Following months of speculation over whether or not Jay Z was ready to offload Tidal to the highest bidder, telecoms firm Sprint yesterday snapped up 33% of the streaming service for an undisclosed fee. But, while the deal looks set to introduce Tidal to a vast new consumer base, will the promise of more exclusive content be enough to tempt customers away from its streaming competitors?
Last year, rumours began to circulate that Apple Music was sniffing around the company, as the tech giant looked to bolster its position in the market and claw back some of Spotify’s dominant market share.
However, as those alleged talks cooled, so too it seemed did the likelihood of a sale. Indeed, one recent report suggested that the company had exaggerated the number of Tidal subscribers, perhaps in a bid to pique the interest of any potential buyers. Norwegian media outlet Dagens Næringsliv claimed that, while the company stated that it had three million subscribers to its name as of March 2016, the genuine figure was more like 850,000.
Despite these claims, Sprint still saw fit to part with what was apparently around $200 million for its 33% share. And though a drastic spike in subscribers is unlikely to happen overnight, the deal could potentially attract a substantial new audience to the platform.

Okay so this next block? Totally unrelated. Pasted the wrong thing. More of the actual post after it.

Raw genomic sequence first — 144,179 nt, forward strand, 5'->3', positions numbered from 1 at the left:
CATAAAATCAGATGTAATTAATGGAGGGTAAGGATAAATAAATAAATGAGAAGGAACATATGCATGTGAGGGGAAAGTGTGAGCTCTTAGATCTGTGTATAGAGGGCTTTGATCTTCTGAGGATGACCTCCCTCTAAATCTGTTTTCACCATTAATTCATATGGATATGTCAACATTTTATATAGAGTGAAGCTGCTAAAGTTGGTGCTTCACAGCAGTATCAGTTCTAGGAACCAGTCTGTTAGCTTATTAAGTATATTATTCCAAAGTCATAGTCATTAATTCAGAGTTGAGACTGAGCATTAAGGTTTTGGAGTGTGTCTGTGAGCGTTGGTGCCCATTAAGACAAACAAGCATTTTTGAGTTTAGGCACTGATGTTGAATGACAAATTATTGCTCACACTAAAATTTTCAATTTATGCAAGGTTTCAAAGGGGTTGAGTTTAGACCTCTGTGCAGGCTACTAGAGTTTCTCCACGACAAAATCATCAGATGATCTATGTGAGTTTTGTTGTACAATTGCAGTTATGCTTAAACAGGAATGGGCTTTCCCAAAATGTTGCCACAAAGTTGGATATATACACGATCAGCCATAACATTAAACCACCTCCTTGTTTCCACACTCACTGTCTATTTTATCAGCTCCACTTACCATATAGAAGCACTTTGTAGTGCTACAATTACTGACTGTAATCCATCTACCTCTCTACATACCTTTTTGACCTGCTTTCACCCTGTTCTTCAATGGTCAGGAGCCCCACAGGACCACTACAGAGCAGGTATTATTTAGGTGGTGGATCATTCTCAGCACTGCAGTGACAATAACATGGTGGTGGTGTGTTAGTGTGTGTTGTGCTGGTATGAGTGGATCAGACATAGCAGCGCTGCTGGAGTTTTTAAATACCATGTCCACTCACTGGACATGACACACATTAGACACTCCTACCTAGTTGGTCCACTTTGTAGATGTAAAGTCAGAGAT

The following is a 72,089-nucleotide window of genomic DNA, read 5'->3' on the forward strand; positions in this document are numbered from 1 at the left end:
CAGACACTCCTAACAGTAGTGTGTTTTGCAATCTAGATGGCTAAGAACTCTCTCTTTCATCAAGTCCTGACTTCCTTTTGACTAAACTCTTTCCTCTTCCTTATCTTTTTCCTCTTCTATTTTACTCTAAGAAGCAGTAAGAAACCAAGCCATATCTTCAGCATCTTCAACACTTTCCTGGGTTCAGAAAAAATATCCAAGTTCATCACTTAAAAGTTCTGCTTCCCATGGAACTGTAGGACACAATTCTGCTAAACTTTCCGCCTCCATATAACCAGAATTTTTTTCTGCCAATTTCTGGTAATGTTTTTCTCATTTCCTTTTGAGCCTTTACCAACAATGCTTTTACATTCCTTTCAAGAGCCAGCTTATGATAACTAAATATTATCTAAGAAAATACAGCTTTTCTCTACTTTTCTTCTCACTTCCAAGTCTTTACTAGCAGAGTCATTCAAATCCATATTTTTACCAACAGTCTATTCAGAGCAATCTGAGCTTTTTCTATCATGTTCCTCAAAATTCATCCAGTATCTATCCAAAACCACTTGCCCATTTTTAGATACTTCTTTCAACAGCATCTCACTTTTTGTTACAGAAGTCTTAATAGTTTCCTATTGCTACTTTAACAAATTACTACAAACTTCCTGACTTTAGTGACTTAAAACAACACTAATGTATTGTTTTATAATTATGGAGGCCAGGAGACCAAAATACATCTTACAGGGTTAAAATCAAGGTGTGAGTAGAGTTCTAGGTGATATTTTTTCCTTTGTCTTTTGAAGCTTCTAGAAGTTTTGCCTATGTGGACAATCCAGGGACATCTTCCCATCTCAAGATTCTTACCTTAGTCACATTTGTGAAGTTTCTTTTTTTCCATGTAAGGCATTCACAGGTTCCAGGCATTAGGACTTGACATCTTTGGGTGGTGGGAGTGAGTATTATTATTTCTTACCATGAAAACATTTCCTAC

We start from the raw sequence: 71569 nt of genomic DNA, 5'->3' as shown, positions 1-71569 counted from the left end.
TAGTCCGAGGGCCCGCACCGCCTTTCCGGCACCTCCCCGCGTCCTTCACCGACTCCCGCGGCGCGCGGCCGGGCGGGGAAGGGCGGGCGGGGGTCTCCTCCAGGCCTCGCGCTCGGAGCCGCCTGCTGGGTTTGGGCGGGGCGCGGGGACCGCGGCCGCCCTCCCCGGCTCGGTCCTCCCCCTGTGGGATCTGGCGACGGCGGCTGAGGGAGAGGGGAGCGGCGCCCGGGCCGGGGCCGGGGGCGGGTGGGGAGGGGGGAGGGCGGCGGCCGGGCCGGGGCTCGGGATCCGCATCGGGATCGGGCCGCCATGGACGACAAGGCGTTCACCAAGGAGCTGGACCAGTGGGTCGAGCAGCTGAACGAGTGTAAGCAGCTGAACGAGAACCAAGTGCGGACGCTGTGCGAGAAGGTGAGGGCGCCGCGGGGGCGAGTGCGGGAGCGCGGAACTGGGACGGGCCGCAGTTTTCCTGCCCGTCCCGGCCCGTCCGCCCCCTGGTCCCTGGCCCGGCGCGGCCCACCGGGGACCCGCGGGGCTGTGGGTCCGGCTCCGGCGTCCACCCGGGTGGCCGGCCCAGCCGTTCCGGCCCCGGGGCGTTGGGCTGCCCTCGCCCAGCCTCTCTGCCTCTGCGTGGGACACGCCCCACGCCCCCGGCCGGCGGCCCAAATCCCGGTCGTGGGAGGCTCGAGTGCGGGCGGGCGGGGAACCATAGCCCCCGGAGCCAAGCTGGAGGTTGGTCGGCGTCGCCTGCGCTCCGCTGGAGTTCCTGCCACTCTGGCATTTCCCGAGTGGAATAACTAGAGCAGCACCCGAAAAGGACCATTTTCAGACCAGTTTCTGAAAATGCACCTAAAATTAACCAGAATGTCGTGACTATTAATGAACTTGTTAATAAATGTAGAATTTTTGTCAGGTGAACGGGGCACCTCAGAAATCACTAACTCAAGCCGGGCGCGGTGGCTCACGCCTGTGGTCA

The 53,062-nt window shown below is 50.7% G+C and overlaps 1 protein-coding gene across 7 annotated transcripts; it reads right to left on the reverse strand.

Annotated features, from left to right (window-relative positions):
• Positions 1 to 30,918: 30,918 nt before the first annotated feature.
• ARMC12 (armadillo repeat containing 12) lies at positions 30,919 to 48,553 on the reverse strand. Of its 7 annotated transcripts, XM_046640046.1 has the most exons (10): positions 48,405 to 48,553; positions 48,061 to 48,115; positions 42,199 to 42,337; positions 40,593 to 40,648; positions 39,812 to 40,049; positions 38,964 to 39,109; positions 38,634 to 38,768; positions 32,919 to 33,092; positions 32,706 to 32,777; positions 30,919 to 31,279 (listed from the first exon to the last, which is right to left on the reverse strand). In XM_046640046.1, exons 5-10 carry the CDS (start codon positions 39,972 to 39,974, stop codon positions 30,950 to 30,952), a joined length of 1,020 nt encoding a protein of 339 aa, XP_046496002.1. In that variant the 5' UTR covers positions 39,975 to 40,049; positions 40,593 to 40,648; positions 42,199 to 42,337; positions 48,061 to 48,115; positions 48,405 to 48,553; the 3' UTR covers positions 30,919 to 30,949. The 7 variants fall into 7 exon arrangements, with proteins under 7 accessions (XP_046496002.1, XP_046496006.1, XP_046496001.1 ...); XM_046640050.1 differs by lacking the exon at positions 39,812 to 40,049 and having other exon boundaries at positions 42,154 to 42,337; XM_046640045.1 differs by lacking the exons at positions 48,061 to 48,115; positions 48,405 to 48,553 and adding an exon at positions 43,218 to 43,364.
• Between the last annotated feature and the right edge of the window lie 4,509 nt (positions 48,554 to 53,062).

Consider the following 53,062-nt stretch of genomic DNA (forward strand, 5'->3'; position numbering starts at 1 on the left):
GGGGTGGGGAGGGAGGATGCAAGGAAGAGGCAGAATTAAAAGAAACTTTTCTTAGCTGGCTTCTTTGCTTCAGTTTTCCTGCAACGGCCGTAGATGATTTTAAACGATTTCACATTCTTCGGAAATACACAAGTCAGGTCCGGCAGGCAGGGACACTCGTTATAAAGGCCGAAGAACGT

As part of the agreement, Sprint will make Tidal available to its entire mobile customer base, which currently totals around 45 million users. And despite the absence of a free subscription – users will likely pay a fee of $9.99 per month – the promised up-scaling of Tidal exclusives will no doubt be of keen interest to fans.
“Jay saw not only a business need, but a cultural one, and put his heart and grit into building Tidal into a world-class music streaming platform that is unrivalled in quality and content,” said Sprint CEO Marcelo Claure in a statement. “The passion and dedication that these artist-owners bring to fans will enable Sprint to offer new and existing customers access to exclusive content and entertainment experiences in a way no other service can.”
“Sprint shares our view of revolutionising the creative industry to allow artists to connect directly with their fans and reach their fullest, shared potential,” added Jay Z. “Marcelo understood our goal right away and together we are excited to bring Sprint’s 45 million customers an unmatched entertainment experience.”
All eyes will now be on Tidal to see just how lucrative a deal its new partnership with Sprint proves to be. Perhaps, with significant marketing spend, a stellar line-up of exclusive releases from the world’s top talent will help slowly but surely up its streaming market share. Maybe Sprint’s involvement will render the service a more attractive prospect for any other parties interested in investing in the company.
Either way, with a potential 45m new customers and a host of high-profile exclusives in its sights, Tidal’s latest move is sure to be enough to, at the very least, keep its rivals on its toes.